Ex-Autonomy CFO pleads not guilty to charges he inflated the company's value
Legal fallout from the ill-fated $11bn HP takeover continues
The ex-chief financial officer of Autonomy, Sushovan Hussain, has pleaded not guilty to charges he inflated the price of his company's $11bn (£9bn) acquisition by Hewlett-Packard.
It is the latest development in the ongoing legal spat after HP wrote down the acquisition by a staggering $8.8bn (£7.1bn) in 2012, a year after the ill-fated deal.
Hussain, who is a UK citizen, entered his plea yesterday in the Northern District of California, San Francisco.
He is accused of "conspiracy and wire fraud", misleading investors about Autonomy's performance and prospects.
The indictment was filed on 10 November, 2016, and alleges that HP relied on the accuracy and truthfulness of the statements and disclosures when considering whether to buy Autonomy and at what price.
Hussain's lawyer had previously said that Hussain properly applied UK accounting rules for a British company, and therefore the "issue does not belong in a US criminal court".
A filing earlier this week from government prosecutors said it "continues to investigate the involvement of other persons and the possibility of other offenses arising from the facts and circumstances of this case".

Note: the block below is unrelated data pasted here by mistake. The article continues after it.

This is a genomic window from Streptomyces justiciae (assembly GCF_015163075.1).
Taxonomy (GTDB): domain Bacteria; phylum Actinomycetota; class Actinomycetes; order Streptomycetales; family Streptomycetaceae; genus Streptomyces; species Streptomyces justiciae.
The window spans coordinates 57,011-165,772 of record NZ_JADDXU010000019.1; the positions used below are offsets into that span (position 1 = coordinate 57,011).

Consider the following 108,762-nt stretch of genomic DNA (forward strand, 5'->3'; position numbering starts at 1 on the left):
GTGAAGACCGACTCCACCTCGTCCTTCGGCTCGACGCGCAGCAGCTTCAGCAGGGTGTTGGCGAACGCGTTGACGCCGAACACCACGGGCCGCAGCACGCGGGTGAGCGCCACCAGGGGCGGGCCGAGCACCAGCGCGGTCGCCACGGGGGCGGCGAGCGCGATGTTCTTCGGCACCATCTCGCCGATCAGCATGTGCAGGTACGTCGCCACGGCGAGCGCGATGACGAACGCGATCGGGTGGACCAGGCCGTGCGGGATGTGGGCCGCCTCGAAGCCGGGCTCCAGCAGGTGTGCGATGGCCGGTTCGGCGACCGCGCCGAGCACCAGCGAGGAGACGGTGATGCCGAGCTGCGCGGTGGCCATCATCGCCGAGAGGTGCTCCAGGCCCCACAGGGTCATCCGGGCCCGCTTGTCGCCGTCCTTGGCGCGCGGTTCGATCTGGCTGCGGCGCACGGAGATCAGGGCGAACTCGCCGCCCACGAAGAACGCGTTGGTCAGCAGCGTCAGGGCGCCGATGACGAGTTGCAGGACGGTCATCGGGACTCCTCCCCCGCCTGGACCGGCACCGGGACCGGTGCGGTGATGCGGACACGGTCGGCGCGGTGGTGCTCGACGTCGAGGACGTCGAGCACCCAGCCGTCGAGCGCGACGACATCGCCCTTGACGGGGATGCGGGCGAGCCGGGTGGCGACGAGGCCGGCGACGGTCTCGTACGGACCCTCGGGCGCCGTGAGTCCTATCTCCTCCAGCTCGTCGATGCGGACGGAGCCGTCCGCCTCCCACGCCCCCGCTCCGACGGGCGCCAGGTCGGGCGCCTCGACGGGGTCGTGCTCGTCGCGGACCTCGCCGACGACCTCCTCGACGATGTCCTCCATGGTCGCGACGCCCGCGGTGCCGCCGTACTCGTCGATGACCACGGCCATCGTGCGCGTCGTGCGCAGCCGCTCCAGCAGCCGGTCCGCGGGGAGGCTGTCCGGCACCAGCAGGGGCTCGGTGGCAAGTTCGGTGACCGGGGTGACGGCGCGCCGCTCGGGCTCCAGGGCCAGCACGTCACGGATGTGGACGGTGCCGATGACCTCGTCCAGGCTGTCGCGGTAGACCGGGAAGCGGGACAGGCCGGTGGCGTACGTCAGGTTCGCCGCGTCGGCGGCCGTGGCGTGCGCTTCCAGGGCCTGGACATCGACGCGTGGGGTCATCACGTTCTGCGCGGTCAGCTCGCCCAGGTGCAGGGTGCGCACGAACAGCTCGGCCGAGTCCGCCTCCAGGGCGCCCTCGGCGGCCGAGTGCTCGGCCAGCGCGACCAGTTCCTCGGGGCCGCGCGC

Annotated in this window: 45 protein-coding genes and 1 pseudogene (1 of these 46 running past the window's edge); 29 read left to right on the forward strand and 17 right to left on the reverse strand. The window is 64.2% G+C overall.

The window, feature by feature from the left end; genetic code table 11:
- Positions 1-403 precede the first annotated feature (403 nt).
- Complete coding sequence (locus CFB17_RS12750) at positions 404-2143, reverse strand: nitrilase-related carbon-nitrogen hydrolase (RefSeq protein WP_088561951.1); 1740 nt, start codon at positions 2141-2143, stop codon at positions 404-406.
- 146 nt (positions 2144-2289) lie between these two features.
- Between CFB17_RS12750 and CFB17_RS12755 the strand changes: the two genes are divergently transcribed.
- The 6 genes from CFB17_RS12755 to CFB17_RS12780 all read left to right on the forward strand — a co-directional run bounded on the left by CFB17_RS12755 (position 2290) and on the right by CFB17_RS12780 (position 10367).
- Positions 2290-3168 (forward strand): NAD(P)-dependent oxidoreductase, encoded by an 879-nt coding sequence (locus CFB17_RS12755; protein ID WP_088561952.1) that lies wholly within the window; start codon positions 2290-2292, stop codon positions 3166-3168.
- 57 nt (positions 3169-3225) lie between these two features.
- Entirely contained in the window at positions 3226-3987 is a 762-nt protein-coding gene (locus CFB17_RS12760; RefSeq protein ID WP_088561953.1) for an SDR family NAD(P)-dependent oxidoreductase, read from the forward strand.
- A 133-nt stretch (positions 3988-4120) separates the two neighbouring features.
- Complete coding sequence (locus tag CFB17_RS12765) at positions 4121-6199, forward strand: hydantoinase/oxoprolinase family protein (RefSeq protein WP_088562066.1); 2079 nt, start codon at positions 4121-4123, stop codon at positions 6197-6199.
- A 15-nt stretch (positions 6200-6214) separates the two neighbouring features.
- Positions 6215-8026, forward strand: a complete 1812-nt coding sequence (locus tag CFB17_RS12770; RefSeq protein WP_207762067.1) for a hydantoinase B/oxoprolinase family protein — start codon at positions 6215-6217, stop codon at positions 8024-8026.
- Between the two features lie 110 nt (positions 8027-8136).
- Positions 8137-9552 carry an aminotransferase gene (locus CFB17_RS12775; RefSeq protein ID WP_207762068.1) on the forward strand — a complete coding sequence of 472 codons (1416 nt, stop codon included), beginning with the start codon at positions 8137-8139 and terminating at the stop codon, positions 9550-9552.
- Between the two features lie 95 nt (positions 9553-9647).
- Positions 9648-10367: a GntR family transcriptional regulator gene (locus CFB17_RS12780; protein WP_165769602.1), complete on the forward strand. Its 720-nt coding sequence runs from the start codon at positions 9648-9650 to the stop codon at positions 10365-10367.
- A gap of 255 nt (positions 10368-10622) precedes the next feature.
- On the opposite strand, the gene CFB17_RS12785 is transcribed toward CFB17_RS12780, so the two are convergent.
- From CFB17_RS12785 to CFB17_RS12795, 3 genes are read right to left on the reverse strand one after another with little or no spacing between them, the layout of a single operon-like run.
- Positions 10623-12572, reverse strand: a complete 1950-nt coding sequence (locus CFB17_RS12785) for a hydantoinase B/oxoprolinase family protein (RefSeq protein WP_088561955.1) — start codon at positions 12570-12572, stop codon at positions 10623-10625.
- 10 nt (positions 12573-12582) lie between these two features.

The UK's Serious Fraud Office also investigated the sale of Autonomy but closed its probe due to "insufficient evidence".
However, HP is seeking damages of $5.1bn (£4.2bn) against Hussain and co-founder Michael Lynch in London's High Court court, alleging that they engaged in fraudulent activities while executives at Autonomy.
Christopher Egan, former chief executive officer of Autonomy's US-based subsidiary, settled an administrative proceeding in which the Securities and Exchange Commission alleged that Egan had participated in what it described as a "fraudulent" accounting scheme allegedly orchestrated by Autonomy's most senior UK executives.
An HPE spokesman said: "HPE is pleased with the news that a federal Grand Jury returned an indictment in this matter. This is a significant step toward holding Mr Hussain accountable for his alleged role in defrauding HP, and we look forward to him answering for his actions in court." ®
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